Ligament

In anatomy, a ligament is the fibrous tissue that connects bones to other bones and is also known as articular ligament, articular larua,[1] fibrous ligament, or true ligament. Ligament can also refer to: Peritoneal ligament: a fold of peritoneum or other membranes. Fetal remnant ligament: the remnants of a tubular structure from the fetal period of life. Periodontal ligament: a group of fibers that attach the cementum of teeth to the surrounding alveolar bone. The study of ligaments is known as desmology (from Greek ??, desmos, "bond"; and -?, -logia). Ligaments are similar to tendons and fasciae as they are all made of collagen except that ligaments join one bone to another bone, tendons join muscle to bone and fasciae connect muscles to other muscles. Articular ligaments "Ligament" most commonly refers to a band of tough, fibrous dense regular connective tissue bundles, comprising attenuated collagenous fibers; with said bundles protected by dense irregular connective tissue sheaths. Ligaments connect bones to other bones to form a joint. They do not connect muscles to bones; that is the job of tendons. Some ligaments limit the mobility of articulations, or prevent certain movements altogether. Capsular ligaments are part of the articular capsule that surrounds synovial joints. They act as mechanical reinforcements. Extra-capsular ligaments join together and provide joint stability. Intra-cap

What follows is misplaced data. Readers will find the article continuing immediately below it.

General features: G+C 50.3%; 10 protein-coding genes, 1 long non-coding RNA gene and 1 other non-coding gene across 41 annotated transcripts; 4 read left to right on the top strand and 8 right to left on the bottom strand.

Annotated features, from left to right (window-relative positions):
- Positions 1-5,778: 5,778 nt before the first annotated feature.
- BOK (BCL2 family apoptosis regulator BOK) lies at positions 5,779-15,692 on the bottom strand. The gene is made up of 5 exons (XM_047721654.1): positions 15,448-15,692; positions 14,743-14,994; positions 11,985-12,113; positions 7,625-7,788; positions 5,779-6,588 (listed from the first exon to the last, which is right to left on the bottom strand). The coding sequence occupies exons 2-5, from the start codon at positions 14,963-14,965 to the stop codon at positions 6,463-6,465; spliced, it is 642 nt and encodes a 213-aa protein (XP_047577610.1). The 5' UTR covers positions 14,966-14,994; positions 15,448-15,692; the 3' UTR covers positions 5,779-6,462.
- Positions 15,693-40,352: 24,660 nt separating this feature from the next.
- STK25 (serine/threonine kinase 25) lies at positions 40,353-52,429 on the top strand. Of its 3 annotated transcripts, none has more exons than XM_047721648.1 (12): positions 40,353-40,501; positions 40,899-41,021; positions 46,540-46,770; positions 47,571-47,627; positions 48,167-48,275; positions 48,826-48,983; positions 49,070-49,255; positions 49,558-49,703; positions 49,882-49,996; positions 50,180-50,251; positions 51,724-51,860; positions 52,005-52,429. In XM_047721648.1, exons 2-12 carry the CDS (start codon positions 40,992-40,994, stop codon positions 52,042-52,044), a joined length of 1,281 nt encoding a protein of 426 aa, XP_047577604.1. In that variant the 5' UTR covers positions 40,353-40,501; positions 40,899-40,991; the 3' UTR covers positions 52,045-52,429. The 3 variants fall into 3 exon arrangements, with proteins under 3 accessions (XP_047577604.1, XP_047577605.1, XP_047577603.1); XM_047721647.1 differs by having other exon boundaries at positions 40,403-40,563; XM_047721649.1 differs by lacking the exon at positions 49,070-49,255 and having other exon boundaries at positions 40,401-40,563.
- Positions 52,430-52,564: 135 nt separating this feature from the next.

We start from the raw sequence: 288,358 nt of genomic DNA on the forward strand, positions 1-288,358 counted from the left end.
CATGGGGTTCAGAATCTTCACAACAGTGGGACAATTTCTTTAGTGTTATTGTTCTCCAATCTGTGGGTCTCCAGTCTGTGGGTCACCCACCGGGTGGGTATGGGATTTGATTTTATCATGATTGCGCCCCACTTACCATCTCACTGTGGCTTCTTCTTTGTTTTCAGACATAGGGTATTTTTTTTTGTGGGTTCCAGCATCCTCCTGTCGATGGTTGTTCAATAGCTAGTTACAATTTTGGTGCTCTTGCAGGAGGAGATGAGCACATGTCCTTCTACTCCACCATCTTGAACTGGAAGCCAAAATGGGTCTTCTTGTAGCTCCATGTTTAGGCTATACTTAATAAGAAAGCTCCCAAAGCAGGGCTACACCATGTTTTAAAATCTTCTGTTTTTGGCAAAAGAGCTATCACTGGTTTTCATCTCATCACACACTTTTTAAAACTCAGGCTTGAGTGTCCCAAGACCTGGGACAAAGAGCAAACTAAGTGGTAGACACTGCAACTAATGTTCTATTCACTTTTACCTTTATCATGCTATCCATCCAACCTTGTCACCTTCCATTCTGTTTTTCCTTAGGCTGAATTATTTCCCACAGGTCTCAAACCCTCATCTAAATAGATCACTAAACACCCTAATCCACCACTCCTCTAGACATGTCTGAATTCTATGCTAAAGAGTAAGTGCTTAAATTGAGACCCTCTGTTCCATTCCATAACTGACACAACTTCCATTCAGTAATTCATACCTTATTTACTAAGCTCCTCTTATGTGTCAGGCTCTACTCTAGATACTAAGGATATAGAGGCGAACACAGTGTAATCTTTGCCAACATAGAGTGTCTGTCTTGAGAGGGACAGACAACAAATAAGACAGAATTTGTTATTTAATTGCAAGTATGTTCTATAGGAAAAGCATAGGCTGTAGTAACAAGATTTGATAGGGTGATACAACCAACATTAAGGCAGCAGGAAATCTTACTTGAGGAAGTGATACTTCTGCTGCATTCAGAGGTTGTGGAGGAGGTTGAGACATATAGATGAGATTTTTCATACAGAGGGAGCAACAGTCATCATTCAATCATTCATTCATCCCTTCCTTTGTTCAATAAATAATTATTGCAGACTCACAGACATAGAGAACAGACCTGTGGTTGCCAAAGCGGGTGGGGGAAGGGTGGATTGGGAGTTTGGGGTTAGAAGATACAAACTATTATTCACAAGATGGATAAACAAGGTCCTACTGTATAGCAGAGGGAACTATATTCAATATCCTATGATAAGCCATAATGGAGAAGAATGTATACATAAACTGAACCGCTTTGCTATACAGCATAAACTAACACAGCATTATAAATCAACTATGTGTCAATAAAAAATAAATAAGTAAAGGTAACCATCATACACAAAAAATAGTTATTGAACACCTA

ular ligaments, which are much less common,[citation needed] also provide stability but permit a far larger range of motion. Cruciate ligaments occur in pairs. Ligaments are viscoelastic. They gradually lengthen when under tension, and return to their original shape when the tension is removed. However, they cannot retain their original shape when stretched past a certain point or for a prolonged period of time. This is one reason why dislocated joints must be set as quickly as possible: if the ligaments lengthen too much, then the joint will be weakened, becoming prone to future dislocations.[citation needed] Athletes, gymnasts, dancers, and martial artists perform stretching exercises to lengthen their ligaments, making their joints more supple. The term "double-jointed" refers to people with more-elastic ligaments, allowing their joints to stretch and contort further. Such as a gymnast. The medical term for describing such double-jointed persons is hyperlaxity. The consequence of a broken ligament can be instability of the joint. Not all broken ligaments need surgery, but, if surgery is needed to stabilise the joint, the broken ligament can be repaired. Scar tissue may prevent this. If it is not possible to fix the broken ligament, other procedures such as the Brunelli procedure can correct the instability. Instability of a joint can over time lead to wear of the cartilage and eventually to osteoarthritis.